Cultural & Historical Phobias?

By Adriana Adarve & Donnamarie Leemann – Head of Marketing at Adarve Translations

What do we really fear?The vast majority of words can be translated directly: words for colors, animals, sun, moon and stars, words for different kinds of motion. There are other words that cannot be translated at all, and the reason they can’t be is worth noting.

There is a major discussion going on in the USA now about “The ‘N’ Word.” One discussion point involves the celebrity chef Paula Dean, another the killing of a black/African-American (more on that term shortly) teenager in Florida. The “N” Word derives from “Niger,” the Latin word for “black,” and exists in various forms in most Romance languages. In most languages, the word is not controversial.

The English derivation of that word is not translatable, because it carries with it the American cultural experience of slavery and racism. To be sure, there are many words in many languages that describe people who were enslaved and subject to racial and cultural discrimination, but those words describe other cultures and are not equivalent to the American “N” Word. The best a translator can do is to describe what that historical experience has come to mean.

The translating problems do not end there. In the United States, people who have a lot of melanin in their skin are described as being “African-Americans.” That term might work well enough in English, in the USA, but it is of little use elsewhere. There are many black races—in Australia, Oceania, the Indian sub-continent—where people have very dark skin and have no connection with Africa. There are also many native Africans who have light skin: the Berbers and Arabs of North Africa, for example, not to mention the millions of light-skinned descendants of former colonial powers, many of whose families have lived in Africa for centuries. The standard American English term “African-American” is only appropriate when speaking of the American racial and cultural experience.

Other Misused Terms…

Anti...Other terms are misused as a result of religious sensitivities. The pre-fix “anti” means to dislike or be against something or someone, thus “anti-American,” or “anti-Semitic.” The latter word is misused in that, while the Jews are one of many Semitic peoples in western Asia, the term anti-Semitic refers only to Jewish people.

The suffix “phobia” means to have an irrational dislike or aversion to something or someone. Arachnophobia is an irrational fear of spiders; homophobia is an irrational dislike of homosexuals. The suffix has been hijacked by moderate Muslims in response to violent acts by some of their radical co-religionists. In the aftermath of the Boston Marathon Bombings, moderate followers of Islam urged against “Islamophobia.” Most non-Muslims do not have an irrational dislike or fear of moderate followers of Islam; they do have a very rational reason to be anti-Islamist in the wake of repeated atrocities (and exhortations for jihadists to commit them) by radical Islamists.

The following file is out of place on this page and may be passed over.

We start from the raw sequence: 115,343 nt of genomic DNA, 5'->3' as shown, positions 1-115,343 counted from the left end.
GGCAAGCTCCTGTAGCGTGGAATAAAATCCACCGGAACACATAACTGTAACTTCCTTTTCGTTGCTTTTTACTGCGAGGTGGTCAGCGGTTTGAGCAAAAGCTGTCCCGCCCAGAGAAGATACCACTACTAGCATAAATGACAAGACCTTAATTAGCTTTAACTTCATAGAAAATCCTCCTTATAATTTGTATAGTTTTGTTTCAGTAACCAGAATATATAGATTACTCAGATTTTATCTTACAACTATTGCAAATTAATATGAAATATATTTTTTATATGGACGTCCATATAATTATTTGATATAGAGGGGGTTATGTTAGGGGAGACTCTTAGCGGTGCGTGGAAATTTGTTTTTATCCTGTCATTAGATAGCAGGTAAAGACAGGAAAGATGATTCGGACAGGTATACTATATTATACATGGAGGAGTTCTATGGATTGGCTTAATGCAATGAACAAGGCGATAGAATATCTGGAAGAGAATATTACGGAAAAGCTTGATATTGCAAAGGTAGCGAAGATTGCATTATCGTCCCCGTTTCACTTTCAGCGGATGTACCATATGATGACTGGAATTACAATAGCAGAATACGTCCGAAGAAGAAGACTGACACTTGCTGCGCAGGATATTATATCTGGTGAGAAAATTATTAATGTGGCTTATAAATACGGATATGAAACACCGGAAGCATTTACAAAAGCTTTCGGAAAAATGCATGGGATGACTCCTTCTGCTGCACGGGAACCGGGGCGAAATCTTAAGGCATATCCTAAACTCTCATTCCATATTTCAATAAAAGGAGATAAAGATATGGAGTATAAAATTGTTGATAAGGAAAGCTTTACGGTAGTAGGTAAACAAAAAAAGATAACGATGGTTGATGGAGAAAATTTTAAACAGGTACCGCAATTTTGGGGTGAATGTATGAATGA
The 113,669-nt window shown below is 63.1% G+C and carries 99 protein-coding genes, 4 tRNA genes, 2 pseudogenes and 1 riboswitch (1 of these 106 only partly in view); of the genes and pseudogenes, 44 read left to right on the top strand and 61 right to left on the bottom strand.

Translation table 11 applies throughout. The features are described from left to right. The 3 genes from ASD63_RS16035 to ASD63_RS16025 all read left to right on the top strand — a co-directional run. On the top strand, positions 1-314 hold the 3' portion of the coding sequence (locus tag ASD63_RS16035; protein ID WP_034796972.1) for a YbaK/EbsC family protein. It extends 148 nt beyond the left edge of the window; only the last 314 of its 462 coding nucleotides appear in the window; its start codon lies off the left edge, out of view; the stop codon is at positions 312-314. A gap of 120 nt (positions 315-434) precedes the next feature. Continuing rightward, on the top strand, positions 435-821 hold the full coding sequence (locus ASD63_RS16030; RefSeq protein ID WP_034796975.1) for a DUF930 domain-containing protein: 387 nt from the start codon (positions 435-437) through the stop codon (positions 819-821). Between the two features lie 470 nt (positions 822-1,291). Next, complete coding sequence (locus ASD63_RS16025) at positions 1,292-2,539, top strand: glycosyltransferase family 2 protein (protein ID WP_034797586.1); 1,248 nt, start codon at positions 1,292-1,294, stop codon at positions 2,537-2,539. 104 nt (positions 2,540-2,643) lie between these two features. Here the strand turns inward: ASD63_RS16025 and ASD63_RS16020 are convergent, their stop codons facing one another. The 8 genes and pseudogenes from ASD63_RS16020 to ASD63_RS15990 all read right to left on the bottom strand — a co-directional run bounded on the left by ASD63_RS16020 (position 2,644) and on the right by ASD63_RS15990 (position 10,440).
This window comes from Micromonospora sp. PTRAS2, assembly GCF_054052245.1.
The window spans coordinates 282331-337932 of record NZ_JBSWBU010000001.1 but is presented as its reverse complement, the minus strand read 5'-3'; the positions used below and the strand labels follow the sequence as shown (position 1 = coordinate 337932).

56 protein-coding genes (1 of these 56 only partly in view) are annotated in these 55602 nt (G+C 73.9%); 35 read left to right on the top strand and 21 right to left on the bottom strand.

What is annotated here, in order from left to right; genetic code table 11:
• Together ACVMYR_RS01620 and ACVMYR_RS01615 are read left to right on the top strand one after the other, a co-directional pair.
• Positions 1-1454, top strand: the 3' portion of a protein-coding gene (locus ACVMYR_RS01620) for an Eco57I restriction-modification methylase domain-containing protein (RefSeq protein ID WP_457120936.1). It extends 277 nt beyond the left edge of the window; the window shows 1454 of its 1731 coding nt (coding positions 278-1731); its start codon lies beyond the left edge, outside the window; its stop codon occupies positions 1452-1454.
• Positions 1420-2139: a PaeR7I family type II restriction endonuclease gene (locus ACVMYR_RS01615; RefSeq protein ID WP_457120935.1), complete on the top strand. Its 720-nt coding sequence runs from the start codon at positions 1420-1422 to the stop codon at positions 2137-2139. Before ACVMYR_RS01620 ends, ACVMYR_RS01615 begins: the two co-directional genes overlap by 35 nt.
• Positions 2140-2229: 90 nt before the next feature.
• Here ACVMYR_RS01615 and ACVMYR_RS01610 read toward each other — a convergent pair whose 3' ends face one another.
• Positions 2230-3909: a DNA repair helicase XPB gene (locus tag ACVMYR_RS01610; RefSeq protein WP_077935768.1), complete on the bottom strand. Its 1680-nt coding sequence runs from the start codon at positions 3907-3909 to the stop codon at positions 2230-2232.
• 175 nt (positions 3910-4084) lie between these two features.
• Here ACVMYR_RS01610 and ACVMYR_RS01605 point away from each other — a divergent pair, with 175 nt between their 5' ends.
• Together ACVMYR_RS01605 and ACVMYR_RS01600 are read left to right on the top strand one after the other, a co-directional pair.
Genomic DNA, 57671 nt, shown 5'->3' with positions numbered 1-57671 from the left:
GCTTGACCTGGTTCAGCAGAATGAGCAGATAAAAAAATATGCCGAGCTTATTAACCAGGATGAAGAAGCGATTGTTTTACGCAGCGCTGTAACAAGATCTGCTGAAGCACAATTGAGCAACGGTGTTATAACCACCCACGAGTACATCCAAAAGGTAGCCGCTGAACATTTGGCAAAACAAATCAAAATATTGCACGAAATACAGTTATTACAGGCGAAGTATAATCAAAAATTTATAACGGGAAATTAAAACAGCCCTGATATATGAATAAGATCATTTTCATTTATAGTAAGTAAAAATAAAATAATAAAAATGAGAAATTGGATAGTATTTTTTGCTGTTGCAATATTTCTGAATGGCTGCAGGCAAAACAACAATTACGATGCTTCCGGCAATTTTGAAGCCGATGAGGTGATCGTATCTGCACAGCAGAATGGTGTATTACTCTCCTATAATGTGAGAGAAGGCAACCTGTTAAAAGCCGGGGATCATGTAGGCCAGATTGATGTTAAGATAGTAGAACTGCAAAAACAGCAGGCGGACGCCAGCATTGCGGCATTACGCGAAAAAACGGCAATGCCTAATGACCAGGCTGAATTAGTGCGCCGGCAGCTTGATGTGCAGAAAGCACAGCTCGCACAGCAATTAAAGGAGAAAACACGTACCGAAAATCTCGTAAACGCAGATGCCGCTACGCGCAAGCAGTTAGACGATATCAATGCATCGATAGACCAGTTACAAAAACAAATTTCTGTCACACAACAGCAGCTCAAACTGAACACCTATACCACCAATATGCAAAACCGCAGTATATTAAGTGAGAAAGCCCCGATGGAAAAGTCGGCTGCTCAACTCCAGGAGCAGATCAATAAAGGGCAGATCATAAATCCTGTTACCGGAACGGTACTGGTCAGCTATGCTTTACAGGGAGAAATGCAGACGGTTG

Language is often a very slippery thing, but “anti” and “phobia” have quite specific meanings and should not be subverted to lessen the impact of murderous behavior.

So, to come full circle, while most words can be translated exactly, others cannot be translated at all because they carry a weight of cultural and historical baggage unique to the culture that uses the word, for example the “N” Word.

There are many terms that make sense in the culture to which they are indigenous, which do not make sense in other languages and cultures, for example using the geographical term “Africa” to describe ethnicity or the color of a person’s skin.

There are still other terms that can be misused, such as employing “anti-Semitic” to mean only the Jewish ethnic group among ethnic Semites, and using “Islamophobia” to imply that any fear or dislike of Islamists is irrational.

Words that deal with subjects like racism and religion are perforce sensitive and potentially explosive. An expert translator must have a good working knowledge of cultural history as well as languages, and must aware of the delicacy of translating emotive terms from one language to another.

About the Authors: Adriana Adarve is the owner of Adarve Translations and is fluent in three languages (English, Spanish & French). Her team of translators can provide quick and accurate translations into nearly any language. Donnamarie Leemann is an artist and writer who has for many years contributed to the BBC and to many other public forums.

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Published by Adriana Adarve

I’m Adriana Adarve, a multilingual, plurilingual, multicultural and pluricultural English to Spanish freelance translator. My primary interests—besides my passion for languages—are in science, chemistry, and medicine. That is the reason why I concentrate on medical, scientific and technical translations. I am also passionate about cultural diversity, which means that my translations always take into account my clients’ culture, as well as that of the audience for which the translations are intended.

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